The Omicron Variation

It’s nothing at all, if you’re a Republican who knows that Donald Trump is still president and will be reinstated as president any day now. It was all made up. It was all nonsense. And no one really died. Or, alternatively, it’s the end of the world as we know it, if you don’t believe any of that. This new Covid variant will ruin us all. This new Covid variant will ruin the world. So yes, here we go again. Masks and lockdowns and hospitals overwhelmed and another shutdown of the whole economy, sadly necessary, so that another million people don’t die this time.

Neither position is rational, but money talks. Sell everything if the economy is about to collapse. Get out now. Convert to cash. Or, if the economy is about to soar, or just grow slowly forever and forever, buy everything in sight while it’s still relatively cheap. Dive in. Get in on this early.

And money talked. This was the end of the world as we know it, but maybe not:

Stock futures moved higher in overnight trading Sunday following Friday’s big sell-off as investors monitor the latest developments related to the Covid omicron variant.

Futures on the Dow Jones Industrial Average gained 243 points, or 0.7%. S&P 500 futures added 0.96% and Nasdaq 100 futures rose 1.19%.

Stocks are coming off a holiday-shortened session Friday in which the Dow posted its worst day since October 2020. The Dow was down 905 points, or 2.5%. The S&P 500 tumbled 2.3% and the Nasdaq Composite slipped 2.2%. The three major indexes were negative for the week.

The panic and apparent crash were a Black Friday thing, a day-after-Thanksgiving thing, a holiday-shortened half-day of trading thing. No one had time to think this through, but then they did think this through. Maybe this wasn’t the end of the world. But maybe it was. Futures on the Dow Jones Industrial Average were dropping by midnight. The gains would be gone by dawn. No one really knew what to make of this:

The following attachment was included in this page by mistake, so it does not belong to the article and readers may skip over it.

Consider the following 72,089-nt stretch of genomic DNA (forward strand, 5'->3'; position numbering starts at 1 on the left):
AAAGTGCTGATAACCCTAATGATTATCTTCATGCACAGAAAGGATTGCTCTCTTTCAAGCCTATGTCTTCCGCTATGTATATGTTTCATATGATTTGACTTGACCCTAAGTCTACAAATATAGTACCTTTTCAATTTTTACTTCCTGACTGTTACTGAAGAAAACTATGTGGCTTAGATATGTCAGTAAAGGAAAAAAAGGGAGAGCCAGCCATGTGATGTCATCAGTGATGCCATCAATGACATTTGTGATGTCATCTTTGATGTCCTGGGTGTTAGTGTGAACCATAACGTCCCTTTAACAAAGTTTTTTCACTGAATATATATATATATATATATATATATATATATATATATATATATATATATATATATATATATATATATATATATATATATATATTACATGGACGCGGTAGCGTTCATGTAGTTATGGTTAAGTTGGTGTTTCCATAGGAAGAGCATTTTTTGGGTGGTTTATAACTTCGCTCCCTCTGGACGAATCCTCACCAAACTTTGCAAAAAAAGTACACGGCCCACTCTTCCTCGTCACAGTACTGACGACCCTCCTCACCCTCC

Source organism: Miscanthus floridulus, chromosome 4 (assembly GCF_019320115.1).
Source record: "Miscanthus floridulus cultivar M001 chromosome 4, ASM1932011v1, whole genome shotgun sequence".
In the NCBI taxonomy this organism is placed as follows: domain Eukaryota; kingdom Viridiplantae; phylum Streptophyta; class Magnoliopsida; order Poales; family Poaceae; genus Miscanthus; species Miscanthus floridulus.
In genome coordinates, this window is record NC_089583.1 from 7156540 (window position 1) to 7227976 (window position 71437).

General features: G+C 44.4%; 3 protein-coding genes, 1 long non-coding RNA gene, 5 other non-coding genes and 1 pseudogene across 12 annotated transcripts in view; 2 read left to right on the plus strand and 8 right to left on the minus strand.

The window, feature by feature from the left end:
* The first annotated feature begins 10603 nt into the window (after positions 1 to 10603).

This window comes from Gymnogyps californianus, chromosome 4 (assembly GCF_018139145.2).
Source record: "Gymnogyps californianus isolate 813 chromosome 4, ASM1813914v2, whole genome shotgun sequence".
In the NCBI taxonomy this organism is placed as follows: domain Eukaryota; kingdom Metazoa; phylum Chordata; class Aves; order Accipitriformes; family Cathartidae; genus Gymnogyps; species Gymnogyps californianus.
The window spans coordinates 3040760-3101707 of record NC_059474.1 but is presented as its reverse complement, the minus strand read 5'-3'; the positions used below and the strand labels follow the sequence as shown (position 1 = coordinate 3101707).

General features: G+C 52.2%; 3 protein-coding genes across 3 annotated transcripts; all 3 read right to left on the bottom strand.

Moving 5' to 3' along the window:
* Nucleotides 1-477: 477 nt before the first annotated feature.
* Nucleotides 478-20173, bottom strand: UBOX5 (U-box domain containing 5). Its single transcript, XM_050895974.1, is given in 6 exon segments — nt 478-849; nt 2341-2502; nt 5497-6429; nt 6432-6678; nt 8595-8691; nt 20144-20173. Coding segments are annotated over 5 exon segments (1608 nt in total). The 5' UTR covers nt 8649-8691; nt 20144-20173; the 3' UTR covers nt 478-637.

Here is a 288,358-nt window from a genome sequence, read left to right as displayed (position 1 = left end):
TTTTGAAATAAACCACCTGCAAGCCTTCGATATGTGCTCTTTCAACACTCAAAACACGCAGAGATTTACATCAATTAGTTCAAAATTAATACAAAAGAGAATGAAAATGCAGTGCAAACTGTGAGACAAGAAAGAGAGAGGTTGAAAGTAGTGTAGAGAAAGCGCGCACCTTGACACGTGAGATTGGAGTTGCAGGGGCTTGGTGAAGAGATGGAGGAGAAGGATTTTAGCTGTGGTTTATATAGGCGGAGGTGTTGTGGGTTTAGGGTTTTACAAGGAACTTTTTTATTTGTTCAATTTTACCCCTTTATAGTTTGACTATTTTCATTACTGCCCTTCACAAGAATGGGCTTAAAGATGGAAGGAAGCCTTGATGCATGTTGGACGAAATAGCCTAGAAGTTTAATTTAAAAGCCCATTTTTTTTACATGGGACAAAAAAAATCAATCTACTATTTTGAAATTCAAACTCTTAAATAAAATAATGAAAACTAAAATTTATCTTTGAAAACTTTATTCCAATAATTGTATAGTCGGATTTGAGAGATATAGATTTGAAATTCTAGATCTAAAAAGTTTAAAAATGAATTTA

“The pandemic and COVID variants remain one of the biggest risks to markets, and are likely to continue to inject volatility over the next year(s). It’s hard to say at this point how lasting or impactful this latest variant will be for markets,” Keith Lerner, co-chief investment officer at Truist Advisory Services, said in a note Friday.

The World Health Organization on Friday labeled the omicron strain a “variant of concern.” While scientists continue to research the variant, omicron’s large number of mutations has raised alarm. Preliminary evidence suggests the strain has an increased risk of reinfection, according to the WHO.

But no one knows for sure, and Kevin Drum suggests this:

The recently discovered Omicron variation of the COVID-19 virus provides us with two immediate options:

Calm down and wait for the epidemiologists to tell us just how dangerous it is.

Start the countermeasures now before exponential growth has a chance to really get exponential.

These are both bits of advice I’ve been hearing from people I trust to have reasonable opinions, but they are diametrically opposed to each other.

What’s the answer?

The Biden administration is working on that answer, or set of answers, as the Washington Post reports here:

The Biden administration is focusing on booster shots as a key weapon in efforts to protect the nation against a potentially dangerous coronavirus variant even as the extent of the threat remains unclear, the White House said Sunday.

Booster shots? That’s it? Well, that’s it for now, because no one knows much yet:

A group of senior health officials had a call with South African scientists Sunday to review the latest on the new variant and to help inform next steps, according to two senior administration officials who spoke on the condition of anonymity to describe internal discussions.